The Australian National Dictionary Centre recently announced ‘iso’ as the word of the year for 2020.
And hasn’t it been quite a year? Yet despite all the downright annoying, draining, challenging times we’ve been through, we have come up with some pretty cool words to take the heaviness off the situation. Not to make light of it, but to lighten us up.
There are plenty you would have already heard of like iso-baking, Corona-cut, Cov-exit, Coronacoaster, Covid-normal, but with every day that passes it seems that more pop into the language. Here’s my take on some of the ones you already know, and some of the ones that I’ve found popping out of my mouth.
I have been trotting round for months wearing a crappy handkerchief secured with hair ties as a face mask. There are some situations where I’ve used disposables, but for the most part I’ve made do. I would rather look a bit stupid than put more disposable masks into landfill. Still, with the inevitable conclusion that masks are here to stay, and without the resources to easily make my own, I finally went out and purchased something a little nicer.
I have no problem wearing a mask. Yeah, it’s not as nice as not wearing a mask, but it doesn’t hurt me, and if it helps just one person not get sick, then why not.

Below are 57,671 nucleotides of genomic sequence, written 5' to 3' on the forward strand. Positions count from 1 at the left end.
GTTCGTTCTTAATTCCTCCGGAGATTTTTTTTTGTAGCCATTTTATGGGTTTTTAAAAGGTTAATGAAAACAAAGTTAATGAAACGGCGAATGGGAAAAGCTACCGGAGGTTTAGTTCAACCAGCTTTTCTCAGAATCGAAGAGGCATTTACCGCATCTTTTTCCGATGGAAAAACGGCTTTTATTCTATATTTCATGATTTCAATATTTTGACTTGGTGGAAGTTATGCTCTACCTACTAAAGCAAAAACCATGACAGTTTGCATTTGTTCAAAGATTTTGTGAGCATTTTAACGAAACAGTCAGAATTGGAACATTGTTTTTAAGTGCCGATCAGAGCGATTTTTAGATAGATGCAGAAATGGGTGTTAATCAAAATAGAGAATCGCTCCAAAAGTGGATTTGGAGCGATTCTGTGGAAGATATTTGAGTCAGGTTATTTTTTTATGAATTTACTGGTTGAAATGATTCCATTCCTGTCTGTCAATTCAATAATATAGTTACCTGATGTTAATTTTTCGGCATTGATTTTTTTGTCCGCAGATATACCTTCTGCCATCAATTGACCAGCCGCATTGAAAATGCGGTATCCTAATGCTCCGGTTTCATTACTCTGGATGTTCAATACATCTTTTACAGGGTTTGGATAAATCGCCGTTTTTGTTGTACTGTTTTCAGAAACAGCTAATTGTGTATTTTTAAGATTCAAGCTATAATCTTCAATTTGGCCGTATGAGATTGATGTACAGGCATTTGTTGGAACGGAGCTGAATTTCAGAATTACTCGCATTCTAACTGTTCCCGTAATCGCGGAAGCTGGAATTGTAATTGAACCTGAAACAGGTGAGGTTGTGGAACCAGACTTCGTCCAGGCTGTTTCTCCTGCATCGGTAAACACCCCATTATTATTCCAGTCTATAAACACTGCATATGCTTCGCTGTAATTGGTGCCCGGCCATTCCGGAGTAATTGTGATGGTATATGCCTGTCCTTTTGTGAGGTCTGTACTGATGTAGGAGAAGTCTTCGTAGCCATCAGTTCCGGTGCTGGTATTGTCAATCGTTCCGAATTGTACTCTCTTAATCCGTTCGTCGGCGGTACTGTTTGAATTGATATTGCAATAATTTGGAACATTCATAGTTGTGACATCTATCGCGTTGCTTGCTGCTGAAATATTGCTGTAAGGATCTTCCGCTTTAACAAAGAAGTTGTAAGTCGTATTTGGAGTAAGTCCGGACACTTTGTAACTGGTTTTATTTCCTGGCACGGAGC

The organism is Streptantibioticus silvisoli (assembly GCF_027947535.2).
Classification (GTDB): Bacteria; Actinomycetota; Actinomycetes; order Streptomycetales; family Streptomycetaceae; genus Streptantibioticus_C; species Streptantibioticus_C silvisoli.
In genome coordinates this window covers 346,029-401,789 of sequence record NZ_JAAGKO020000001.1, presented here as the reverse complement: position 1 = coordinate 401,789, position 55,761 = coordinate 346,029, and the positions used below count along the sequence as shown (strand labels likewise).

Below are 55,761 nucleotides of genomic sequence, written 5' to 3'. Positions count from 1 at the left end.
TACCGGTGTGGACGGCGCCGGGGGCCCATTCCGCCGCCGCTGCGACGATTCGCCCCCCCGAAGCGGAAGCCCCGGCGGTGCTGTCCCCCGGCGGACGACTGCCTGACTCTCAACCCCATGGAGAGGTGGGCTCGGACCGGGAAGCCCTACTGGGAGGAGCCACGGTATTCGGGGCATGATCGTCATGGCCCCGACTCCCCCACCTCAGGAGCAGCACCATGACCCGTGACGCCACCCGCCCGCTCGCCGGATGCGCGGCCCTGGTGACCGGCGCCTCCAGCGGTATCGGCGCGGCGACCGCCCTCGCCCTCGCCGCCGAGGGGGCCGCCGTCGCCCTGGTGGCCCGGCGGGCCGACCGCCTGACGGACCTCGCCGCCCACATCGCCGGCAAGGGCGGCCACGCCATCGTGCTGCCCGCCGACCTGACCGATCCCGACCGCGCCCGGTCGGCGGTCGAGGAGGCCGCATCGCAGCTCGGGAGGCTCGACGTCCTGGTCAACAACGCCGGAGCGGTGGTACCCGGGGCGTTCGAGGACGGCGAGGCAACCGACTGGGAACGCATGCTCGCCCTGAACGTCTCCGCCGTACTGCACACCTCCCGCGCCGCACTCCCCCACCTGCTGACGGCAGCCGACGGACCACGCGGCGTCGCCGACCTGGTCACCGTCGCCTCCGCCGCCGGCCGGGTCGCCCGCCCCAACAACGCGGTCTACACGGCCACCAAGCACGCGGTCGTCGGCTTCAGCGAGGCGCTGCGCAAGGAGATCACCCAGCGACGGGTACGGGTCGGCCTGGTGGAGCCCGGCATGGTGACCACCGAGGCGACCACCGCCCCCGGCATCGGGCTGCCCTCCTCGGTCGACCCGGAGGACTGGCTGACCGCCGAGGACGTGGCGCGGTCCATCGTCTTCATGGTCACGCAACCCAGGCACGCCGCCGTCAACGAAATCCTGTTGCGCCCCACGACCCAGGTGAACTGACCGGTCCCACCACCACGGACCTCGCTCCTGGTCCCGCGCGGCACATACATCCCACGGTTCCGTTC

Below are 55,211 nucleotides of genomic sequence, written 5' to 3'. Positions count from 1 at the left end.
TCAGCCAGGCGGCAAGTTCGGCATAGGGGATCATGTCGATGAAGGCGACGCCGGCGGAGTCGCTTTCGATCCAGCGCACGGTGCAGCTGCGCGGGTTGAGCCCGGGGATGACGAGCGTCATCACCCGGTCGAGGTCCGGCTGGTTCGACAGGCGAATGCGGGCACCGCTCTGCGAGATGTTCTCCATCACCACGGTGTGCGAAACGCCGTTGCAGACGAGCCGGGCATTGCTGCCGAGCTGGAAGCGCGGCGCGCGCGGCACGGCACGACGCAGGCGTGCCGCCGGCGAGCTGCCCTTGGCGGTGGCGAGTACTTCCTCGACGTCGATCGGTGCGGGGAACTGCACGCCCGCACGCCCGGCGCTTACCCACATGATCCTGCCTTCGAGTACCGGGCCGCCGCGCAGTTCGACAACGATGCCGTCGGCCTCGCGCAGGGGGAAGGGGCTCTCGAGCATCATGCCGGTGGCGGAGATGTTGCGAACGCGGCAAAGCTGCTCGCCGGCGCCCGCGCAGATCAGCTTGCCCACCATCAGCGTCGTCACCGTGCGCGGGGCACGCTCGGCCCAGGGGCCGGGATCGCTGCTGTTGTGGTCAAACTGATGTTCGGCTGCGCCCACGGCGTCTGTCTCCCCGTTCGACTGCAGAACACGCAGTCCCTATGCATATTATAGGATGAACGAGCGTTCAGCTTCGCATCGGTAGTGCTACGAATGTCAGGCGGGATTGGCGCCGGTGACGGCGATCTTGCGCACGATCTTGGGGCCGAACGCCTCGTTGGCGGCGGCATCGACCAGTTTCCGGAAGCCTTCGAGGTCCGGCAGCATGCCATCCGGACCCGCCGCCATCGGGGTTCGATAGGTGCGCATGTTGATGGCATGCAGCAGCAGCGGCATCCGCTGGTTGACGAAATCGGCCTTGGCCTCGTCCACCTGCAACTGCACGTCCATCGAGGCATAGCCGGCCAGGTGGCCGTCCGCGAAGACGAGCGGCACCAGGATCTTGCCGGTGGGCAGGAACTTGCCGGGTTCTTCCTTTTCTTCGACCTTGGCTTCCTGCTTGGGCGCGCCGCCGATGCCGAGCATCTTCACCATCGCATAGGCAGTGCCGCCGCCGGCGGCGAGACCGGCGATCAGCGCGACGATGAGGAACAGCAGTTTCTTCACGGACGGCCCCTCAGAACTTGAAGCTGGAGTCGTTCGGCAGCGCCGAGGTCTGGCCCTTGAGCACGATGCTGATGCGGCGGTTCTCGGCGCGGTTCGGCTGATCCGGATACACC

As my home state, Victoria, warms up and prepares to finally emerge from their strict Covid lockdown bubble (of a crazy 100+ days), Europe heads into winter, and what we all suspect would happen is happening. On Saturday, Austria clocked an astounding 3000+ new infections. There are measures in place, and talk of more, but when I think back to March, when new infection numbers were in the low 100s, it seems crazy that no one is freaking out now in a much bigger way.
I have heard in the last days about some low-level panic buying, but there doesn’t seem to be anywhere near the same amount of anxiety there was the first time… even though things are significantly worse. In some ways it’s good – being prepared and being safe is one thing, but full on panic helps no one. But in other ways it’s terrifying – have we all become complacent – do we not believe there was ever any danger, or are we just adapting to living in a world during a pandemic?
I’m originally from Melbourne, Australia. If you haven’t heard, Victoria (the state where Melbourne is located), is currently in the middle of a pretty serious lockdown. This was even reported in Austrian news, which means, it’s huge. Melbourne is now in week 4 of a six week planned lockdown, but from the numbers it seems like they’re going to be stuck in there longer.
In my town the opening of the local outdoor swimming pool was delayed by two weeks due to COVID-19. You might already know I’m a keen swimmer. You might also already know that I’m no stranger to overdoing it. Living in a land with a swimming pool that’s only open for 3.5 months per year just exacerbates my desire to make the most of the season and swim as much as possible. So what happens when Coronavirus wipes two weeks off that measly 3.5 months… what do I do, you ask?